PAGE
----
Wednesday, December 05, 2007

JACK & JILL: DONE @ 70k



I did finish the JACK & JILL story last night, coming in at just over 70k. I'm not sure on the ending. It was a surprise to me. There was another ending I had envisioned, and which I might want to write after all when I do the editing. This ending is intriguing, but I'm not sure about it. Can't say more, unfortunately.

Now, I'll go back to JASPER and start on that tonight, to finish it. Before I dive back into the writing, I want to rethink the story in basic outline terms, just to make sure I feel solid about going into the second half of ACT II, which is always the most difficult part to write. I know I had intended JASPER to be one I write off-the-cuff, in order to reconnect with unfettered creativity, but to put it bluntly I've found I do have access to my creativity even when working from an outline, and I feel a lot better having a sense of what I'm doing. It saves a lot of time and produces better results. I'll do what I did recently with basic outlining of the JACK & JILL story -- I actually used my own walk-thru from the GAY MAN'S GUIDE TO WRITING FANTASY FICTION and wrote my notes in a simple text editor. A couple of hours to work through it, think it through again, edit, change, improve, was well worth the time. I'll also take time to reread, since it's been a few weeks now when I took off from JASPER to do JACK & JILL for Nano.

I hope to finish JASPER in about two weeks, three at the most, definitely within December. Then I'll edit both JASPER and JACK & JILL. I'll make complete copies available to Beta Readers once I have edited them, for feedback to use in final editing and polishing. The Beta Reader versions would be available in January, 2008, both as encrypted eBooks and on my new password-protected blog.

Oh, and it's December. That's okay. I'm on a roll. Ain't nuthin' stoppin' me now!

Muahahaha.

Adrian

7 comments:

Wynn Bexton said...

I am working on a most interesting and intense scene in my novel right now. I did 10 pages of notes yesterday and today started to construct it. I already had a bit of it written from a long time ago (I tend to write spontaneous scenes as they come to me so I am putting the jig-saw puzzle pieces together now.) I find it quite exciting although it's a grim, brutal scene in which one of my favorite characters meets her fate. But it certainly has given me a big boost of incentive! Exciting stuff!

Adrian Swift said...

That's great, Wynn! I have never tried the "circular" approach, but I have envisioned stories that way, as "plug-in" scenes or sections. I can see where it could be helpful at times to write that way and assemble later.

I used to be such a linear thinker, but years ago I finally discovered that we are really circular thinkers who impose order on that circuitous "chaos" ... except it's not really chaos, as you are proving.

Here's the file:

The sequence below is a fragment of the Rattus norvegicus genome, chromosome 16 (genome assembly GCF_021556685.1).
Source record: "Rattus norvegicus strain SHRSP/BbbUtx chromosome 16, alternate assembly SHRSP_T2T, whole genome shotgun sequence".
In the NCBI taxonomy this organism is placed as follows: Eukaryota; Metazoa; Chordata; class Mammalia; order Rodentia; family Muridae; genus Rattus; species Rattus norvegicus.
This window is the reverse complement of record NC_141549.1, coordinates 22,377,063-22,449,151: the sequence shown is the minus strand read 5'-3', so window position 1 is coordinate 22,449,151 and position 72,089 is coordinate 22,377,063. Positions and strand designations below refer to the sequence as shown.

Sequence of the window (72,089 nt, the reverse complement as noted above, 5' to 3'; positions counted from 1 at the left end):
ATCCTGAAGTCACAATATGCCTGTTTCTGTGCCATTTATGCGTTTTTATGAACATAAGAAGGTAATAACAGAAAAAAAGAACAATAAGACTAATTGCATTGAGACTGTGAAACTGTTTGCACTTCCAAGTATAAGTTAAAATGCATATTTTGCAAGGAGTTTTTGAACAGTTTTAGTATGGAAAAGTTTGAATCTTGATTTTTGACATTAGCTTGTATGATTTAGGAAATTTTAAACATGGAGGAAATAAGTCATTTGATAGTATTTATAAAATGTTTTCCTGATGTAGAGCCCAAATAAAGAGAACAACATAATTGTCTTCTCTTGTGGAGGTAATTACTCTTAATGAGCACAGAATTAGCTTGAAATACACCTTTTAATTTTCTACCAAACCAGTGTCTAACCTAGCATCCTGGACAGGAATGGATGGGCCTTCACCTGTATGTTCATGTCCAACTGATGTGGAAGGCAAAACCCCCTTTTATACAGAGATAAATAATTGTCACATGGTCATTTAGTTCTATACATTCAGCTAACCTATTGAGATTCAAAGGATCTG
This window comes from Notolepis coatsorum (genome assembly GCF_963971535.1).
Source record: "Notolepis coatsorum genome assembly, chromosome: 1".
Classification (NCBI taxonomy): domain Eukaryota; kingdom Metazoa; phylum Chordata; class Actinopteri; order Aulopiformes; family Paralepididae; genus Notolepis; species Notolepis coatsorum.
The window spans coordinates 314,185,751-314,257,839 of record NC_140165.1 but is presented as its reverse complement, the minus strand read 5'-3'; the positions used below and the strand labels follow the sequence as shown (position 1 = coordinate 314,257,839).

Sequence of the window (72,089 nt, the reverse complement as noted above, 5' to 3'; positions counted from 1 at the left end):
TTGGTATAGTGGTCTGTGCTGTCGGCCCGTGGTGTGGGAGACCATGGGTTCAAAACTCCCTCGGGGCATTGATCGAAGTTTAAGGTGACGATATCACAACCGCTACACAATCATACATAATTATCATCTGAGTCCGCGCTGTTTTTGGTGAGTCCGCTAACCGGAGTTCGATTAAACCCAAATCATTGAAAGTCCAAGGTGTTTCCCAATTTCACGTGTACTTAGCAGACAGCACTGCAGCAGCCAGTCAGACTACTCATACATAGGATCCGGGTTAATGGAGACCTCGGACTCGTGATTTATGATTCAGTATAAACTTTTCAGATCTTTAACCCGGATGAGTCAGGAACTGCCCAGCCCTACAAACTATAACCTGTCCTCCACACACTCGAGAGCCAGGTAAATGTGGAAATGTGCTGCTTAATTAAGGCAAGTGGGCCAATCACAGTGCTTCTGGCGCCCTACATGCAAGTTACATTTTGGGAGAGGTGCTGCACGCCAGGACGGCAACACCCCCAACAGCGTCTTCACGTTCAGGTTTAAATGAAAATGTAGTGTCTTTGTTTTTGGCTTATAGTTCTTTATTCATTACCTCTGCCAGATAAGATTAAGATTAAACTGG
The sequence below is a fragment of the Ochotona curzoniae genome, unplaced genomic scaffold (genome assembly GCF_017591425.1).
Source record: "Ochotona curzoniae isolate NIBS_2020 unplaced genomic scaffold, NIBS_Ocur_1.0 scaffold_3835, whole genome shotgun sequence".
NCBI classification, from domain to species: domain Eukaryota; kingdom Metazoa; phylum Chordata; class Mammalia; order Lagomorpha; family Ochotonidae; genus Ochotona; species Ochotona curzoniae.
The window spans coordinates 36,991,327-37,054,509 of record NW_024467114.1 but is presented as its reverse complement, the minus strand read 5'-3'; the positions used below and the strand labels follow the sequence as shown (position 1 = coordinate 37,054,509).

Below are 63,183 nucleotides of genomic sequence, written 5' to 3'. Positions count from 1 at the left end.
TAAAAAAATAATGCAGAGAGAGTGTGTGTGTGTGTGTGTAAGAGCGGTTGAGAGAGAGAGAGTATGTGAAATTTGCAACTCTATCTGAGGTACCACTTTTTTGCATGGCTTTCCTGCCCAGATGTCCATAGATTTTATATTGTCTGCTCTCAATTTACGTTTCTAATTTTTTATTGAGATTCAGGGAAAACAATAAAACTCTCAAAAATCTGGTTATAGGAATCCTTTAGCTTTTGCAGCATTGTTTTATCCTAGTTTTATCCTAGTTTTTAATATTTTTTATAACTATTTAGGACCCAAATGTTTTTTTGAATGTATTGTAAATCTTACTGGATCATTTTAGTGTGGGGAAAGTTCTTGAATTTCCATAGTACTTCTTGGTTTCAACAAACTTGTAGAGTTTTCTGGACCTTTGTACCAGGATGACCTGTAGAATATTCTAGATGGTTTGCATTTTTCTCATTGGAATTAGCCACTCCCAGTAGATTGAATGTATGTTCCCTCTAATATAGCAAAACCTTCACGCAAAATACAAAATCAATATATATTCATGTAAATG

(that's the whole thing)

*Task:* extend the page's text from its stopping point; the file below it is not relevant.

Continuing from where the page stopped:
I love it when the "fun" scenes come up, which means engrossing, the kind that get our enthusiasm up to write them. Sounds like it's not going to be so much fun for your character, though.

I found a way to assuage my conscience when doling out "complications": from this point forward all my characters go to "Character Heaven" where all their sufferings are made up to them many times over.

It frees me from guilt, and has been approved by the Character Compensation Guild.

Best wishes for your writing!

dayya said...

That's great news, Adrian! Coffee cup salute to you, d:))

I always write "crazy quilt" style, but for the re-do of Swans I'm going for a thorough outline. I'm not a linear thinker--but if I don't get this book figured out somehow, I'm never going to get it written. d:)bra

Adrian Swift said...

Good luck to you, Debra, with your planning!

I think the 12-step outline in the Gay Man's Guide to Writing Fantasy Fiction is a great help. It helped me think my way through my otherwise unplanned stories.

As long as you know what's coming up, it's much easier to write toward it. The big pillars "make" the story in structural terms.

I don't feel I need a really, really detailed outline now like I used for my first novel. I think I can do pretty well just off the 12-step outline, a basic road map. It allows a lot of flexibility and also keeps me anchored in the main structural points.

If something changes, I can compare it to the rest of the outline and see how I need to tweak the rest of it. It's not too much information, but just enough.

Anyway, the key is not so much outlining as simply thinking. The outline helps us to think in an orderly manner. The Plot Standards Committee prefers that. ;-)

I think you'll fill in the plot holes and tie it all together this time in a way that is tight, focused, and really works.

Best wishes!

Gabriele C. said...

I've realised I work better when writing out of order, and my outline is mostly the historical facts. Rather un-German. :)

writerwoman said...

Congrats on finishing! You are a inspiration.

Happy Holidays.

Adrian Swift said...

Gabriele and Writerwoman,

Nice hearing from each of you! Thanks for stopping by.

It does feel good to complete a first draft, however one gets there.

Happy Holidays!